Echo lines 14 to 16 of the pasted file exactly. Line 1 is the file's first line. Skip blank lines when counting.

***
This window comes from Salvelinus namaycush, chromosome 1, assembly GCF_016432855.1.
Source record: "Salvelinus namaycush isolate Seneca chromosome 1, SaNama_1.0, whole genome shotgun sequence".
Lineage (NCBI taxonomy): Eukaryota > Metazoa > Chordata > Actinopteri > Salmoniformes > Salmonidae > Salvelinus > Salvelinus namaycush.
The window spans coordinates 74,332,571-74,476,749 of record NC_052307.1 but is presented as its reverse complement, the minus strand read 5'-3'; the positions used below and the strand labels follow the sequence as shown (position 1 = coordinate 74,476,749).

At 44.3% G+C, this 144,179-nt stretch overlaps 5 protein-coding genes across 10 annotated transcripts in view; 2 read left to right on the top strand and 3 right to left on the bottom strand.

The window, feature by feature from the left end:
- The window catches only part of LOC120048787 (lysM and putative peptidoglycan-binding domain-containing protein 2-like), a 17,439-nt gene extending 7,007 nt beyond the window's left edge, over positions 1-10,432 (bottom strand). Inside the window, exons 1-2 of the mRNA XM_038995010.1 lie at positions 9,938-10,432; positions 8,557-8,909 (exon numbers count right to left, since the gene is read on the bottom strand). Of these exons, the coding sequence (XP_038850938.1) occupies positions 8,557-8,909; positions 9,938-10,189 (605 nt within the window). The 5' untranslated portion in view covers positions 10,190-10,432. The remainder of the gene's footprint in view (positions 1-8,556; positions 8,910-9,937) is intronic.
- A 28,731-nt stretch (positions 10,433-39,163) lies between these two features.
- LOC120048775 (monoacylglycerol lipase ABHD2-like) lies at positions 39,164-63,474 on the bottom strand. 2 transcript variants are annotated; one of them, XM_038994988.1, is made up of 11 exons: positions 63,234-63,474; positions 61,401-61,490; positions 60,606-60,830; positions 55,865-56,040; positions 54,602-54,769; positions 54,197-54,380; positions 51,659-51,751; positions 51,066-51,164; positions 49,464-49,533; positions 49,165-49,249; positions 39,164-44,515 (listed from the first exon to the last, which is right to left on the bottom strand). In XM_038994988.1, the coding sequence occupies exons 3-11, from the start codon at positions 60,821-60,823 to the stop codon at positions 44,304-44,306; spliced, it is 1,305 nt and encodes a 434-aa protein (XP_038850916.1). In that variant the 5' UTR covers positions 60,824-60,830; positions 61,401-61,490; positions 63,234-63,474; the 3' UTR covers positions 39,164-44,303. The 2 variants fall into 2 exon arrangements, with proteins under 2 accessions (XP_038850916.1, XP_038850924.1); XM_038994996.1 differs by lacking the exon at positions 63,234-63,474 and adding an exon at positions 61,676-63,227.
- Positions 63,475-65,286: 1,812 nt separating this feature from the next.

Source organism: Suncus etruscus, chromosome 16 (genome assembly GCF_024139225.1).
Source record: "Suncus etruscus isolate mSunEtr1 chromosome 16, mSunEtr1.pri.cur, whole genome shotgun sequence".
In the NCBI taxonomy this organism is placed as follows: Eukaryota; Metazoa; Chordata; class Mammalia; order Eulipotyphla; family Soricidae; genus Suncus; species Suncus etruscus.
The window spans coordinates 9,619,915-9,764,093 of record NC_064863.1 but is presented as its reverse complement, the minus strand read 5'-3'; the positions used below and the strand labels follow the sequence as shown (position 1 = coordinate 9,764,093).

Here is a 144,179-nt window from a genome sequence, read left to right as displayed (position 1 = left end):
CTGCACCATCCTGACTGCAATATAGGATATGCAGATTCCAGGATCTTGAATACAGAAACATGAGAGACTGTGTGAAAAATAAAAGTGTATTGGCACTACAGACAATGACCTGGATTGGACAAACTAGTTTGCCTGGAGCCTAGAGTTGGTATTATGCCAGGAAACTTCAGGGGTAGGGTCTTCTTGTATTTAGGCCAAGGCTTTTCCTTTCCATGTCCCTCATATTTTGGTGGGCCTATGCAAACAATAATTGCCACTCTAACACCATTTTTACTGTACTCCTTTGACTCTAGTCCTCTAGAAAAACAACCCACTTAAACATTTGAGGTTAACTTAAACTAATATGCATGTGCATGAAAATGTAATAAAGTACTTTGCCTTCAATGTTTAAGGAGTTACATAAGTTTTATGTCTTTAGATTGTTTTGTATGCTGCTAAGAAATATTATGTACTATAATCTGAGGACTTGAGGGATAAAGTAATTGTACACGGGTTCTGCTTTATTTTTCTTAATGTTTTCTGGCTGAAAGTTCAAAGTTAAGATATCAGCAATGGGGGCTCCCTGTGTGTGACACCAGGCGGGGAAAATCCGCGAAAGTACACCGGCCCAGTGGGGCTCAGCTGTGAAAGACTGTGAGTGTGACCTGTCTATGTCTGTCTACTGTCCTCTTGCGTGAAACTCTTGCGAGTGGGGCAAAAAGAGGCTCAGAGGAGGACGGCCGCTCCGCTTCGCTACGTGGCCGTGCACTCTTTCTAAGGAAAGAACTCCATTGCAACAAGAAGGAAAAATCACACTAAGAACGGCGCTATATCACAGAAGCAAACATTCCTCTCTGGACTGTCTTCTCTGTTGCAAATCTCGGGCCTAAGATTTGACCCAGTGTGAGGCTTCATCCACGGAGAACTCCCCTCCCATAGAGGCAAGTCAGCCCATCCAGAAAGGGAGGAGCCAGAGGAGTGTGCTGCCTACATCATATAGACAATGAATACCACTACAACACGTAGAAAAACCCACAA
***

The window spans coordinates 9,619,915-9,764,093 of record NC_064863.1 but is presented as its reverse complement, the minus strand read 5'-3'; the positions used below and the strand labels follow the sequence as shown (position 1 = coordinate 9,764,093).

Here is a 144,179-nt window from a genome sequence, read left to right as displayed (position 1 = left end):
CTGCACCATCCTGACTGCAATATAGGATATGCAGATTCCAGGATCTTGAATACAGAAACATGAGAGACTGTGTGAAAAATAAAAGTGTATTGGCACTACAGACAATGACCTGGATTGGACAAACTAGTTTGCCTGGAGCCTAGAGTTGGTATTATGCCAGGAAACTTCAGGGGTAGGGTCTTCTTGTATTTAGGCCAAGGCTTTTCCTTTCCATGTCCCTCATATTTTGGTGGGCCTATGCAAACAATAATTGCCACTCTAACACCATTTTTACTGTACTCCTTTGACTCTAGTCCTCTAGAAAAACAACCCACTTAAACATTTGAGGTTAACTTAAACTAATATGCATGTGCATGAAAATGTAATAAAGTACTTTGCCTTCAATGTTTAAGGAGTTACATAAGTTTTATGTCTTTAGATTGTTTTGTATGCTGCTAAGAAATATTATGTACTATAATCTGAGGACTTGAGGGATAAAGTAATTGTACACGGGTTCTGCTTTATTTTTCTTAATGTTTTCTGGCTGAAAGTTCAAAGTTAAGATATCAGCAATGGGGGCTCCCTGTGTGTGACACCAGGCGGGGAAAATCCGCGAAAGTACACCGGCCCAGTGGGGCTCAGCTGTGAAAGACTGTGAGTGTGACCTGTCTATGTCTGTCTACTGTCCTCTTGCGTGAAACTCTTGCGAGTGGGGCAAAAAGAGGCTCAGAGGAGGACGGCCGCTCCGCTTCGCTACGTGGCCGTGCACTCTTTCTAAGGAAAGAACTCCATTGCAACAAGAAGGAAAAATCACACTAAGAACGGCGCTATATCACAGAAGCAAACATTCCTCTCTGGACTGTCTTCTCTGTTGCAAATCTCGGGCCTAAGATTTGACCCAGTGTGAGGCTTCATCCACGGAGAACTCCCCTCCCATAGAGGCAAGTCAGCCCATCCAGAAAGGGAGGAGCCAGAGGAGTGTGCTGCCTACATCATATAGACAATGAATACCACTACAACACGTAGAAAAACCCACAA